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Scaling heights: Students participate in rock climbing

Courtesy Allie Naiva

By Abby Chong, Co-Sports Editor

According to junior Allie Naiva, rock climbing is more than just scaling walls; it is a sport that pushes the body and tests the mind.

Climbing involves ascending rock formations, which requires strength, agility and problem-solving skills. Naiva began their climbing journey at Gravity Vaults in Radnor in eighth grade. They were first drawn to the sport for its physicality, but found that they enjoyed the complexity of the sport as well.

“I wanted to do a sport that is challenging intellectually as well as physically. There’s a lot of problem solving to it. It’s not just about strength, and I liked that,” Naiva said.

Naiva emphasizes how climbing is about overcoming challenges and connecting with others. Despite the initial discomfort that newcomers may feel while climbing, Naiva encourages others to try the sport.

“You’re going to be sore a lot. Your hands are going to be ripped up constantly. You just have to know that’s how it’s going to be going into it and know that your current strength is not going to be very strong and you’re not going to be very good at it, and that’s okay,” Naiva said. “If you persevere through that, then it can be a really enjoyable experience. Don’t get discouraged by everyone around you being a pro.”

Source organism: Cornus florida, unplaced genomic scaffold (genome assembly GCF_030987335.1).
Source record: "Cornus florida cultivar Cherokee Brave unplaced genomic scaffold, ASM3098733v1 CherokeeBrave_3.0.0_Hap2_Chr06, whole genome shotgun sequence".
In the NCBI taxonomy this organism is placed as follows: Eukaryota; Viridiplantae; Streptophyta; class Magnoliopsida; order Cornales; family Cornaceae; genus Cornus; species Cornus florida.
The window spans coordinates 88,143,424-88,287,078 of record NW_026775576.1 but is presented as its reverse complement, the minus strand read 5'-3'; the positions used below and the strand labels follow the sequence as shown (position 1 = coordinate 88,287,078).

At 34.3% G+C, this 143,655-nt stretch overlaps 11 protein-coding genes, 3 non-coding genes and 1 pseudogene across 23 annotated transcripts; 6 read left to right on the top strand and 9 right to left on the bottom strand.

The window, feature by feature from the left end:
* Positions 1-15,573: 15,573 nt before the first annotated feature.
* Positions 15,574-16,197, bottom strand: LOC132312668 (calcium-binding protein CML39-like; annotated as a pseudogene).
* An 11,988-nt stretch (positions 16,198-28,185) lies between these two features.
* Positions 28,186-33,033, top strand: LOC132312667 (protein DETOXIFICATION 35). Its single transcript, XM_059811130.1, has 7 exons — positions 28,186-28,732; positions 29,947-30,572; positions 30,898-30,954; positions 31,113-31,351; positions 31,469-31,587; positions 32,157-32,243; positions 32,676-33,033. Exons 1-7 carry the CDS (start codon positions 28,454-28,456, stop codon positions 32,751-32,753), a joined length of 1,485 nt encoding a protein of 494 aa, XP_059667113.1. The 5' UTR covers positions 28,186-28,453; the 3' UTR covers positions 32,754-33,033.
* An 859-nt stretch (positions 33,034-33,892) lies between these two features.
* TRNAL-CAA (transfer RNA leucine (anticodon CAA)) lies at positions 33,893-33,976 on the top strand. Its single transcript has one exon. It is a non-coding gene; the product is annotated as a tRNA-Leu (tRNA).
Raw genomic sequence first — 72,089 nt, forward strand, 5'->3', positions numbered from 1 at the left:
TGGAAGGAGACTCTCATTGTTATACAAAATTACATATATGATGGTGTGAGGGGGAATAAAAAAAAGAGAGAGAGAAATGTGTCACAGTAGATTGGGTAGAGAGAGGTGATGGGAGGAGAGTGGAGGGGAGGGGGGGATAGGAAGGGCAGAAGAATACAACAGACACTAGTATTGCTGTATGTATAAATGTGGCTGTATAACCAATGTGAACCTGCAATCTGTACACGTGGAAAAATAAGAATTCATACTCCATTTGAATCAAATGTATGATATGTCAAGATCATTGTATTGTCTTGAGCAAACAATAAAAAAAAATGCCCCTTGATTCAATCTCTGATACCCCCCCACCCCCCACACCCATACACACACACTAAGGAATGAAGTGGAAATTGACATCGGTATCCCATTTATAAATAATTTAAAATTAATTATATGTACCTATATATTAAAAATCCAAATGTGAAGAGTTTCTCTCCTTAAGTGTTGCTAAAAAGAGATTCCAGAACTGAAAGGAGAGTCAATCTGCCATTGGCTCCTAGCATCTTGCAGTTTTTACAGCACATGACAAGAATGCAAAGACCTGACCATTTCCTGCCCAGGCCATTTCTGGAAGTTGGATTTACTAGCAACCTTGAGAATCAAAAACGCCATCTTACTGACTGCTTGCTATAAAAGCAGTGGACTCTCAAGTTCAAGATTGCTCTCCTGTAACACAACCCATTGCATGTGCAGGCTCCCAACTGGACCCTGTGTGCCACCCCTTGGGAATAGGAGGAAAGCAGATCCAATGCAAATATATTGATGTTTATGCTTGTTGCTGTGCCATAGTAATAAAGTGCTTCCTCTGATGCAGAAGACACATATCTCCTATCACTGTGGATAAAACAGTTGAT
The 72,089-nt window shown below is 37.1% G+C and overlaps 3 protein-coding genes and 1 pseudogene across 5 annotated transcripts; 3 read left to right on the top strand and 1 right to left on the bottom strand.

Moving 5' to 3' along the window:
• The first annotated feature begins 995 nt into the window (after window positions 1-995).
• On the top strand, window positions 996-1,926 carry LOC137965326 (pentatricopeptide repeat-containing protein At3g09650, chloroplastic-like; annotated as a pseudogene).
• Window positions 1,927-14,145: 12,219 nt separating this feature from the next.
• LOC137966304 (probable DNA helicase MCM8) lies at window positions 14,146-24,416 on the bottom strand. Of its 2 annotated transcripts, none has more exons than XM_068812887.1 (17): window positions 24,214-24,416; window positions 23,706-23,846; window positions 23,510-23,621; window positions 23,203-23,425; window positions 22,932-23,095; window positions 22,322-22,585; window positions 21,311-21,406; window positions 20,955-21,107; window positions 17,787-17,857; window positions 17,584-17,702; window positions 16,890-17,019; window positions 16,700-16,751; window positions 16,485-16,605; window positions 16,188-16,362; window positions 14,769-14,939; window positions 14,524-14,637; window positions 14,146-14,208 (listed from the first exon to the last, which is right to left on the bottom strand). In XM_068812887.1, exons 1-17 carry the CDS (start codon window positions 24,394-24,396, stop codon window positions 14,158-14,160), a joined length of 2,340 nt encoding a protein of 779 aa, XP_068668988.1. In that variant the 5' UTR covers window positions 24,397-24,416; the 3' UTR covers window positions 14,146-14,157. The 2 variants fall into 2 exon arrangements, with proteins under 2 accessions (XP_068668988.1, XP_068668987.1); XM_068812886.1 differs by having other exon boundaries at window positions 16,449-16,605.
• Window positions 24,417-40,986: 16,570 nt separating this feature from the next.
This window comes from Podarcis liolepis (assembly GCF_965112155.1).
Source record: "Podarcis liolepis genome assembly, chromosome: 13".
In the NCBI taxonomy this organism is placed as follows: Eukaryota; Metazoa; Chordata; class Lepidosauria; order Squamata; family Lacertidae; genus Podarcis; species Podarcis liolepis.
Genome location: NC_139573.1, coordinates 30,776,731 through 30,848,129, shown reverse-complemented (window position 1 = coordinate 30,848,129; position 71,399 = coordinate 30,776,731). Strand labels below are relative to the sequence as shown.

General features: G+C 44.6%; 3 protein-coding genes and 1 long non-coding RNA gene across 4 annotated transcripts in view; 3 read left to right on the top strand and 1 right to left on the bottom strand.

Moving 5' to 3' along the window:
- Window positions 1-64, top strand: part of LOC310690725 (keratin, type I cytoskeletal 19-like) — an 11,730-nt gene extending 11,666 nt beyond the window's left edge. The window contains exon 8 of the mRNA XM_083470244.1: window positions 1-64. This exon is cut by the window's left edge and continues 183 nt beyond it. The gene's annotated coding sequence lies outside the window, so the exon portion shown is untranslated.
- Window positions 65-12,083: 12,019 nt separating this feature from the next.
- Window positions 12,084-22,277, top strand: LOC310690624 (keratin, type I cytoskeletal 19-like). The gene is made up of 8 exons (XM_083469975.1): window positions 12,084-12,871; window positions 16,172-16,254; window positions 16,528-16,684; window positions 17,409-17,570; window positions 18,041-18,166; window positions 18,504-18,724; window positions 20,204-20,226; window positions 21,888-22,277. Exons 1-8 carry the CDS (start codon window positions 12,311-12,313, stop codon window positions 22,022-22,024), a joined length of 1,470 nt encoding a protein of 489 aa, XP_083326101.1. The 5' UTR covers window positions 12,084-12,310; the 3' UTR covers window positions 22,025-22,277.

Naiva believes that climbing fosters lasting relationships that help bring young people into a welcoming community. They find that climbing allows them to connect with others on a deeper level.

“I’ve met so many random strangers who I’ve just talked to for hours while climbing because of that culture around it,” Naiva said. “I’m an introvert. I don’t really talk to people in public who I don’t know, but when I climb, I’m like a completely different person because of this culture surrounding it. I think that’s really cool.”

Sophomore Dani Malstrom climbs at Philadelphia Rock Gyms in Malvern. Her practice routine includes warming up, then tackling challenging climbs and finishing with an hour of workouts.

“You get to know a lot of people through climbing,”Malstrom said. “It’s really cool to see yourself improving because when you send a climb, you know that you could do something now that you couldn’t do before.”

For Naiva and Malstrom, climbing offers an opportunity for personal growth.

“Climbing is one of those sports that’s really inclusive of everyone. At the place where I climb I find that everyone is always really friendly,” Naiva said. “If anyone is interested in climbing, I think that it’s a really great activity not only if you want to do it competitively, but if you want to just have fun. It’s just a really great social experience as well.”

Abby Chong can be reached at [email protected].

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About the Contributor
Abby Chong
Abby Chong, Co-Sports Editor
Abby Chong is a sophomore and Staff Reporter for The Spoke. She enjoys covering sports games as well as writing sports articles. Outside of the newspaper, she plays competitive softball and participates in Conestoga's stage crew and marching band.